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From: Daniel Frey (daniel.frey_at_[hidden])
Date: 2002-10-13 12:02:49

Gabriel Dos Reis wrote:
> How can you know that will me limit me? Answer: You can't :-)
> You showed a hypothetical example, but I don't see any concrete
> situation where that modification would make sense for the project at
> hand.

I had this numerous times, but of course it depends on your problem
domain and lots of other factors.

> When optimizing code, I use a profiler that tells me the hot spot.
> And I can't see any situation where your hypothetical example would be
> any optmization or improvement.

It is a common thing when you start using a cache and instead of
creating objects (and having the 'create'-function return them), you
have i.e. a map where you look for the appropriate object an return a
reference to this object from the create-function. This leads to
significiant speedups if the construction of an object is e.g. reading
it from the database.

> We're specifically talking of *iterators* I've yet to see an
> implementation of an iterator where your example would be any
> improvement.

I was talking about returning T or const T in general. I think we should
collect the pro/cons as there are IMHO good arguments for *both* sides,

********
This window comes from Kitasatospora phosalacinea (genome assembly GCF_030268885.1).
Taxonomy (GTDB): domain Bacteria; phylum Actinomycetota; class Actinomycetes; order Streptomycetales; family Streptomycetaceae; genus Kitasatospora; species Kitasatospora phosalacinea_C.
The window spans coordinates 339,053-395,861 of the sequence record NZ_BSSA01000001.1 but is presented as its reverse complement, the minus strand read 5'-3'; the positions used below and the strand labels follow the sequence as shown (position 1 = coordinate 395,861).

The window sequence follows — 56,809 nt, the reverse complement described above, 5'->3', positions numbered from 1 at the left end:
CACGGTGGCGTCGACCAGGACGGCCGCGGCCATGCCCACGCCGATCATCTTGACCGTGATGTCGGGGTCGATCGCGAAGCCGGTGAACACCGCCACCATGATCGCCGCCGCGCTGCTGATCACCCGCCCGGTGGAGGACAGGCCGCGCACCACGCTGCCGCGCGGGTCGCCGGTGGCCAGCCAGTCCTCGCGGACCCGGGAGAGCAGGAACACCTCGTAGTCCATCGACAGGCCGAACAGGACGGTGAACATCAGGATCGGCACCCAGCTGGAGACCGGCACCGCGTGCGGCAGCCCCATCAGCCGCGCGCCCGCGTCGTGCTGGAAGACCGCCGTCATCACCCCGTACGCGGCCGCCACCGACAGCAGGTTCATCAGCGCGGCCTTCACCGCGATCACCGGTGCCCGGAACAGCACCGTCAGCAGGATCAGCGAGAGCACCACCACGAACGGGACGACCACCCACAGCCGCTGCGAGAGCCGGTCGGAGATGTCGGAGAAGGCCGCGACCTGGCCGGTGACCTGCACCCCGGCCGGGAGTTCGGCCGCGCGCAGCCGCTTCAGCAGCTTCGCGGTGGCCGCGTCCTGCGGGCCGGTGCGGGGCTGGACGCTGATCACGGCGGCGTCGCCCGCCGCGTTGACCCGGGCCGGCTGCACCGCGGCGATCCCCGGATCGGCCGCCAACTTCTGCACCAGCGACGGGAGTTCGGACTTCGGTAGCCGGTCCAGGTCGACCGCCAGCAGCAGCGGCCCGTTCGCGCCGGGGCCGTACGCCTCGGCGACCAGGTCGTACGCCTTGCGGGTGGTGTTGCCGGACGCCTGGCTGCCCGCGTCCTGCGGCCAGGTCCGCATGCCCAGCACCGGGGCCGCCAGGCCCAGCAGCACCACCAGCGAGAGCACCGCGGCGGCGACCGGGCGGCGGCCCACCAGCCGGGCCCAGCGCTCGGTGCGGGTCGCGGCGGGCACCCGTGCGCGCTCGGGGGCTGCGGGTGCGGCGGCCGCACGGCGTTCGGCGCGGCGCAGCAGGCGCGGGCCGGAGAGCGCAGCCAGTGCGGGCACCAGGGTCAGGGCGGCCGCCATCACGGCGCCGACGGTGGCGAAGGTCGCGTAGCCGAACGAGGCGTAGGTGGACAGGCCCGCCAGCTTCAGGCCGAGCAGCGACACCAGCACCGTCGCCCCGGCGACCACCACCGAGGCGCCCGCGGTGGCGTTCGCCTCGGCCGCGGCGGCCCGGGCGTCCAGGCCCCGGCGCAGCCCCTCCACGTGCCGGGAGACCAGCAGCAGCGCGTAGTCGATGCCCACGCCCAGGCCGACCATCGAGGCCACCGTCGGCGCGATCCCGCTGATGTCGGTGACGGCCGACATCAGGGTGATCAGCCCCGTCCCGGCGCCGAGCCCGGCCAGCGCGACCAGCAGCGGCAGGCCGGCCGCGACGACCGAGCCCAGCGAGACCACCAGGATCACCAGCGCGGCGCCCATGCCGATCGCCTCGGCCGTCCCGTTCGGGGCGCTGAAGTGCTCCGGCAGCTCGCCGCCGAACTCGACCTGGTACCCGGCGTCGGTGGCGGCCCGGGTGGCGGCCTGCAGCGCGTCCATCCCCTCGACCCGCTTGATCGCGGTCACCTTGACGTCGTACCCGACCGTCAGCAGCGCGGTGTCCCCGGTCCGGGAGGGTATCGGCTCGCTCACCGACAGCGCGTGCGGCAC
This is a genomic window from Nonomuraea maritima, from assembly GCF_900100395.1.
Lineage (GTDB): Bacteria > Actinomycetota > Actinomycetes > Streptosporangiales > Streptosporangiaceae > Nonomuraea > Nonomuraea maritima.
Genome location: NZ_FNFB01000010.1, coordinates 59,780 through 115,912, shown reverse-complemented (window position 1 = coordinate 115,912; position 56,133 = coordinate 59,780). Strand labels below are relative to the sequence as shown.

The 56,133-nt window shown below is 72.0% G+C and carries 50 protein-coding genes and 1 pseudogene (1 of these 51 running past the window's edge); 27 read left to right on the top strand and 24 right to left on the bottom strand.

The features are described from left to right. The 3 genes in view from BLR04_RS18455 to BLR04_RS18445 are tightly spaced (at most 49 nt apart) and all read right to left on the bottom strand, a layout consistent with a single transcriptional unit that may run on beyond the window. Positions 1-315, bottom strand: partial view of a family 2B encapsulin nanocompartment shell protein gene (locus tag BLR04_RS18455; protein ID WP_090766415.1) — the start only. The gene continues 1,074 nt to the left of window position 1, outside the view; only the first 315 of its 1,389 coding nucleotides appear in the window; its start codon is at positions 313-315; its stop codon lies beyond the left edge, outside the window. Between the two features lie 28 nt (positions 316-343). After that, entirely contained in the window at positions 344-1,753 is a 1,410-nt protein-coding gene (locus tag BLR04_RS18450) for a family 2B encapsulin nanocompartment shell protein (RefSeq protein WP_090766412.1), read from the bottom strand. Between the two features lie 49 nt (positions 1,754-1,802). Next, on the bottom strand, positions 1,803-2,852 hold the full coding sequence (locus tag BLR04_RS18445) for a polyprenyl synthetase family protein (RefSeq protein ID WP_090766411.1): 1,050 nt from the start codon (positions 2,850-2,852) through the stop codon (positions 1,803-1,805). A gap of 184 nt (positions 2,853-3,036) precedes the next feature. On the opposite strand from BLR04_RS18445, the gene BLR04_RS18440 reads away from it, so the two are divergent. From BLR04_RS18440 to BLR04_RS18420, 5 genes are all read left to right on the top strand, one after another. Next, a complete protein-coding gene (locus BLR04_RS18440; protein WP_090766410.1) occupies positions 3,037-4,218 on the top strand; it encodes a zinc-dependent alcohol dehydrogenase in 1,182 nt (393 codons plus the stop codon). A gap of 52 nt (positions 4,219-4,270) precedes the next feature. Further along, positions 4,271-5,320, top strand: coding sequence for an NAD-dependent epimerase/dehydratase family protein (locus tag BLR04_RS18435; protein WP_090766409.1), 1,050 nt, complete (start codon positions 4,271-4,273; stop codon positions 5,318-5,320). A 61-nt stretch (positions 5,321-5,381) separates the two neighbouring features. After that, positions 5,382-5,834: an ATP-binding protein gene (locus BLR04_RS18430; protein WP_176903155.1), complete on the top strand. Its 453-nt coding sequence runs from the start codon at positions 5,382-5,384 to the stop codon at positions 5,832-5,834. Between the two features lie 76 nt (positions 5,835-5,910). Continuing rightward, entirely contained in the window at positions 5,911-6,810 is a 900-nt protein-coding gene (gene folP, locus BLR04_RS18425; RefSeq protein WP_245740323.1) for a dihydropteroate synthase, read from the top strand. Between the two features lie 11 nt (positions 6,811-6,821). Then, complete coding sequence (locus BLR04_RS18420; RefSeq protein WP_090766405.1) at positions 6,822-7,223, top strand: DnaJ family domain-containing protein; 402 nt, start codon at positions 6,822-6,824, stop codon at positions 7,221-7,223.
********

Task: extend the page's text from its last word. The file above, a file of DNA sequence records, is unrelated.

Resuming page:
although I prefer to return 'const T'.

> | To me, it is something that I can read.
> Interesting. So you can read a reference. How?

I knew it was going in the wrong direction :) I mean the sematic of
"value" against the semantic of "object". I don't refer to the standard
here, but to the meaning of these words in the natural language (of a
C++ programmer :).

> | It's different from an "object", which is something you can change.

An example: 42 is a value. An 'int' which holds the value 42 is an
"object", as you can modify it. You modify the object so it represents a
different value. Hm... it hard to express what I mean as english is not
my native language, but I hope you get the idea anyway :)

> No. I except a function to return (i) nothing, (ii) a value or (iii) a
> reference.

It seems that I mean (ii) to be called an object and (iii) a value. I
know these may not be the correct technical terms. Anyway I don't want
to say the all functions should return values, but I mean that functions
should decide on (ii) or (iii) based on the sematic. When you implement
a function which semantically return (ii), you return a T. If you have a
function which semantically returns (iii), it can be 'const T' or 'const
T&', thus it allows you to return a 'const T' for a first implementation
and if you later need to return a 'const T&', it is a transparent change
for the users. It does place some burden on the users as they have to
make a copy of these return values before they can modify them, but from
my point of view, this is intentionally.

Regards, Daniel

Daniel Frey
aixigo AG - financial training, research and technology
Schloß-Rahe-Straße 15, 52072 Aachen, Germany
fon: +49 (0)241 936737-42, fax: +49 (0)241 936737-99
eMail: daniel.frey_at_[hidden], web:

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